The CCP considers the "1992 consensus" to mean that both China and Taiwan belong to "one China" and both entities must be "reunited" under the "one country, two systems" framework that has failed the people of Hong Kong.
For the KMT, which is remarkably still wedded to the phrase "1992 consensus" — despite one of their own politicians admitting to making it up — the term means that China and Taiwan belong to "one China," but each side has different interpretations of what that means.
In other words, it is a way for the KMT to cling to the archaic notion that the Republic of China (Taiwan) will one day wrest control of China back from the CCP. These are two extremely different interpretations of the same phrase — which is understandable since it was made up in the first place.
So, what did happen in 1992 to trigger Su Chi’s idea for a "1992 consensus"?
Well, there was a meeting in November of that year in Hong Kong between the CCP-based Association for Relations Across the Taiwan Strait (ARATS) and the Taiwan-based Straits Exchange Foundation (SEF).
Neither party was officially representing the governments of either China or Taiwan (they were semi-official at best). While conversations took place over the notion of "one China" and how it should be interpreted, several SEF delegates have subsequently confirmed that while there was an agreement to hold further meetings, there was no consensus reached between the two sides.
There is no documentary evidence to back up claims of a consensus and no record of the term "1992 consensus" being used by either side before April 2000, when Su uttered those fateful words.
It is ludicrous to expect cross-strait relations now to be built on such non-existent foundations. There is no way that President Tsai can accept such terms and the CCP knows it.
The "1992 consensus" is a fallacy being used by the CCP to justify cutting communication with a democratically elected government of which it disapproves. It is a tool to allow the CCP to change the cross-strait status quo and heighten tensions while trying to make it look like it is the Taiwan government that is stirring up trouble.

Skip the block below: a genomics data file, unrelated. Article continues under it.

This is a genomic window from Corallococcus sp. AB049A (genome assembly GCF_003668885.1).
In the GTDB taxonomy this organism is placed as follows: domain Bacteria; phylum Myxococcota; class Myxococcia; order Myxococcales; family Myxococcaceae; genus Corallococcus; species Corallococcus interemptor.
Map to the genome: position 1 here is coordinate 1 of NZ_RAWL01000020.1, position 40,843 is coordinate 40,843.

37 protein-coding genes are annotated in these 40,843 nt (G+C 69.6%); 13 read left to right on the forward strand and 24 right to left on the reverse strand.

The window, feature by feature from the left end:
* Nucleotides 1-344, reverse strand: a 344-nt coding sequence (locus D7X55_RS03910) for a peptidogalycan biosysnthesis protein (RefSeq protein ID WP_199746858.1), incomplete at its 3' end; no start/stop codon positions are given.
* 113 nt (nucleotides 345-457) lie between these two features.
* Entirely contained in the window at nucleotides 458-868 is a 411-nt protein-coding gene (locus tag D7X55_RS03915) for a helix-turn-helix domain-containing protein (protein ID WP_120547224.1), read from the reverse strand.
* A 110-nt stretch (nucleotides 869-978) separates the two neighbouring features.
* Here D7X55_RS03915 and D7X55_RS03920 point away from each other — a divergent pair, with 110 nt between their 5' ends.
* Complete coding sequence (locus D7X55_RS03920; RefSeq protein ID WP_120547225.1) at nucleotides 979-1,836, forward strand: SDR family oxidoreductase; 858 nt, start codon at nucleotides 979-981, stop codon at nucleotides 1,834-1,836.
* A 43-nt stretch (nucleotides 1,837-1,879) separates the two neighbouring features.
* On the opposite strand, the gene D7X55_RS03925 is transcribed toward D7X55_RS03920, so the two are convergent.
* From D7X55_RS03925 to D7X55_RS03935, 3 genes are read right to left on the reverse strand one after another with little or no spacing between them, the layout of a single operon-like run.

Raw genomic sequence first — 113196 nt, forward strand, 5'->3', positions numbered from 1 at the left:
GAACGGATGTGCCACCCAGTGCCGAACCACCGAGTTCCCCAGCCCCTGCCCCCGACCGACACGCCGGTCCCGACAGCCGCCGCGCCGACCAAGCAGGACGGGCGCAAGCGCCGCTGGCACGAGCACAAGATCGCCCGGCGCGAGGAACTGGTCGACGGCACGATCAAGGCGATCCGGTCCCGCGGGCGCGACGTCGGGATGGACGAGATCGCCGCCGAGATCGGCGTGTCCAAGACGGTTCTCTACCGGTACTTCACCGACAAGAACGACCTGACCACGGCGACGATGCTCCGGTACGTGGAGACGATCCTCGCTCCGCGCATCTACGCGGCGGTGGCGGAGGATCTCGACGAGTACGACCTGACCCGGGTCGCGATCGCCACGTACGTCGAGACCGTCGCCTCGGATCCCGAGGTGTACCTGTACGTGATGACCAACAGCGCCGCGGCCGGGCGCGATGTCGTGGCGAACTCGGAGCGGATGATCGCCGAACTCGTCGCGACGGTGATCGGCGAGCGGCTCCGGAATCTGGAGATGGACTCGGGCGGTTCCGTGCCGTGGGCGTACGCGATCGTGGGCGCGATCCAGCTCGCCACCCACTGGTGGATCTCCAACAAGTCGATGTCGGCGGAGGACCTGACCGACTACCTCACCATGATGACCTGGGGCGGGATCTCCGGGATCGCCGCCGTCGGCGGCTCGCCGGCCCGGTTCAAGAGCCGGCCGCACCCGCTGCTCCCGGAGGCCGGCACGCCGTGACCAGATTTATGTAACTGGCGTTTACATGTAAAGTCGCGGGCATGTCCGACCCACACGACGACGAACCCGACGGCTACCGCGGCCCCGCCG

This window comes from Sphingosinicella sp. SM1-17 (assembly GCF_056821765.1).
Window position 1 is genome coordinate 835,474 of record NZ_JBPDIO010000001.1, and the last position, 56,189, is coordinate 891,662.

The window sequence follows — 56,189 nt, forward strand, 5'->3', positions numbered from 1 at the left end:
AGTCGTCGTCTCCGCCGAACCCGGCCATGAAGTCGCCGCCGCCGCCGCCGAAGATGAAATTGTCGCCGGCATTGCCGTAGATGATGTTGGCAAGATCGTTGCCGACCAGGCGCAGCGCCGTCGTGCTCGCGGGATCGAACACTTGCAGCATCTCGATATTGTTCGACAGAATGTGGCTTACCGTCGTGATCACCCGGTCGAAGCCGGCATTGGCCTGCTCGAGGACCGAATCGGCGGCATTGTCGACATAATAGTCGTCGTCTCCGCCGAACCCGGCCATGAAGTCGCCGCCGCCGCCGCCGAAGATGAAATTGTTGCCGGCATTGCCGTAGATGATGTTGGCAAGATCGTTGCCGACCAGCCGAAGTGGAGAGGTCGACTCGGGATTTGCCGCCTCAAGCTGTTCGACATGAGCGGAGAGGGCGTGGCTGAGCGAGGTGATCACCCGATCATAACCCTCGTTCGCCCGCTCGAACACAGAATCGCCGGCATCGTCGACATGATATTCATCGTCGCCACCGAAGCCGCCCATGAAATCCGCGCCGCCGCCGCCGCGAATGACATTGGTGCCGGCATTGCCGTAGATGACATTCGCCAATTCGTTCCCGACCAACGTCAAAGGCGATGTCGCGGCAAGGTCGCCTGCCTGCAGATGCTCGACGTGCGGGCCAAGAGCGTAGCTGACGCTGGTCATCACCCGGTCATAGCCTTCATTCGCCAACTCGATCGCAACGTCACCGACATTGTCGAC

The 1992 meetings took place almost 30 years ago and even if they had reached this mythical consensus, it would still have almost no bearing whatsoever on the views of Taiwanese today.
A 2018 survey found that 34 percent of those questioned thought the "1992 consensus" meant the KMT definition, while just 5 percent accepted the CCP definition. But 33 percent of people thought it referred to a definition the polling company had made up.
This is quite fitting given the phrase itself is a work of fiction.
The reality of cross-strait relations today is the people of Taiwan have no interest in the concept of "one China" no matter how it is interpreted. They identify as Taiwanese and have no interest in being any other nationality.
The sooner this fact is recognized on both sides of the Taiwan Strait, the sooner cross-strait relations have a chance of genuine and long-lasting improvement.